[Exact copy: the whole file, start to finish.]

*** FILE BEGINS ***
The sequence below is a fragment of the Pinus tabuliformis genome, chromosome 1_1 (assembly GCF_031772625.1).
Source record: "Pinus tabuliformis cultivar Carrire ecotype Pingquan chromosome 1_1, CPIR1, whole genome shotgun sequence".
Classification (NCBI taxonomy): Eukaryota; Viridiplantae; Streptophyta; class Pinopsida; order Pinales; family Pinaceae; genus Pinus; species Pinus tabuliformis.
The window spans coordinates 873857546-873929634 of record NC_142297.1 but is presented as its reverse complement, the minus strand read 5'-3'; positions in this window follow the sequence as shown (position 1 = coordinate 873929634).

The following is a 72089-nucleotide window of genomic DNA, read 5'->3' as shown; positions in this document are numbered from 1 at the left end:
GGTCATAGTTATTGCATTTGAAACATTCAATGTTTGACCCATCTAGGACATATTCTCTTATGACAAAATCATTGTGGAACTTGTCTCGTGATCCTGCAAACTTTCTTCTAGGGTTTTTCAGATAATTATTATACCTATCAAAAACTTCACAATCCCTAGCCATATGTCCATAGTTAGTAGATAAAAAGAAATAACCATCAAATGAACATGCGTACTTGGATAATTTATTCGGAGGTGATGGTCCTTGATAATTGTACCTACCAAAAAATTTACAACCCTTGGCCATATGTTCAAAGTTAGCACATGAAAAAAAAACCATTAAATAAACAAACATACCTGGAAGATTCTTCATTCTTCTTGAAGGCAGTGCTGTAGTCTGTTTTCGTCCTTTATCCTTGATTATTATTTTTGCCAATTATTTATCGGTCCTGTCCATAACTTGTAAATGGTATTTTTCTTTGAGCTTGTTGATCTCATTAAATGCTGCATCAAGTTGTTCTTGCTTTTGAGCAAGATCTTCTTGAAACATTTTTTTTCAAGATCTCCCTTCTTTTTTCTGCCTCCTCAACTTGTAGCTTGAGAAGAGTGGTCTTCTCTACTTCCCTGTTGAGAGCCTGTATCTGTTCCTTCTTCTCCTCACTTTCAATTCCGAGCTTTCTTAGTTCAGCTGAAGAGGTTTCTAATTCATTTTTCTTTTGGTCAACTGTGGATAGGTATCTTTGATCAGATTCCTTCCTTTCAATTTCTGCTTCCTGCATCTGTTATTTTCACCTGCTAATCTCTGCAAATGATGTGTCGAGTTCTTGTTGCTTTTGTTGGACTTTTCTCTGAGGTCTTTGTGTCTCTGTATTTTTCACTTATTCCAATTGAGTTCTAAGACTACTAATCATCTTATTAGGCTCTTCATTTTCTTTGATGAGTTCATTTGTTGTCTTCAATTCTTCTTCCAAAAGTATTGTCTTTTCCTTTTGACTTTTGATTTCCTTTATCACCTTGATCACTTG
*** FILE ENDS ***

The sequence below is a fragment of the Pinus tabuliformis genome, chromosome 1_1 (assembly GCF_031772625.1).
Source record: "Pinus tabuliformis cultivar Carrire ecotype Pingquan chromosome 1_1, CPIR1, whole genome shotgun sequence".
Classification (NCBI taxonomy): Eukaryota; Viridiplantae; Streptophyta; class Pinopsida; order Pinales; family Pinaceae; genus Pinus; species Pinus tabuliformis.
The window spans coordinates 873857546-873929634 of record NC_142297.1 but is presented as its reverse complement, the minus strand read 5'-3'; positions in this window follow the sequence as shown (position 1 = coordinate 873929634).

The following is a 72089-nucleotide window of genomic DNA, read 5'->3' as shown; positions in this document are numbered from 1 at the left end:
GGTCATAGTTATTGCATTTGAAACATTCAATGTTTGACCCATCTAGGACATATTCTCTTATGACAAAATCATTGTGGAACTTGTCTCGTGATCCTGCAAACTTTCTTCTAGGGTTTTTCAGATAATTATTATACCTATCAAAAACTTCACAATCCCTAGCCATATGTCCATAGTTAGTAGATAAAAAGAAATAACCATCAAATGAACATGCGTACTTGGATAATTTATTCGGAGGTGATGGTCCTTGATAATTGTACCTACCAAAAAATTTACAACCCTTGGCCATATGTTCAAAGTTAGCACATGAAAAAAAAACCATTAAATAAACAAACATACCTGGAAGATTCTTCATTCTTCTTGAAGGCAGTGCTGTAGTCTGTTTTCGTCCTTTATCCTTGATTATTATTTTTGCCAATTATTTATCGGTCCTGTCCATAACTTGTAAATGGTATTTTTCTTTGAGCTTGTTGATCTCATTAAATGCTGCATCAAGTTGTTCTTGCTTTTGAGCAAGATCTTCTTGAAACATTTTTTTTCAAGATCTCCCTTCTTTTTTCTGCCTCCTCAACTTGTAGCTTGAGAAGAGTGGTCTTCTCTACTTCCCTGTTGAGAGCCTGTATCTGTTCCTTCTTCTCCTCACTTTCAATTCCGAGCTTTCTTAGTTCAGCTGAAGAGGTTTCTAATTCATTTTTCTTTTGGTCAACTGTGGATAGGTATCTTTGATCAGATTCCTTCCTTTCAATTTCTGCTTCCTGCATCTGTTATTTTCACCTGCTAATCTCTGCAAATGATGTGTCGAGTTCTTGTTGCTTTTGTTGGACTTTTCTCTGAGGTCTTTGTGTCTCTGTATTTTTCACTTATTCCAATTGAGTTCTAAGACTACTAATCATCTTATTAGGCTCTTCATTTTCTTTGATGAGTTCATTTGTTGTCTTCAATTCTTCTTCCAAAAGTATTGTCTTTTCCTTTTGACTTTTGATTTCCTTTATCACCTTGATCACTTG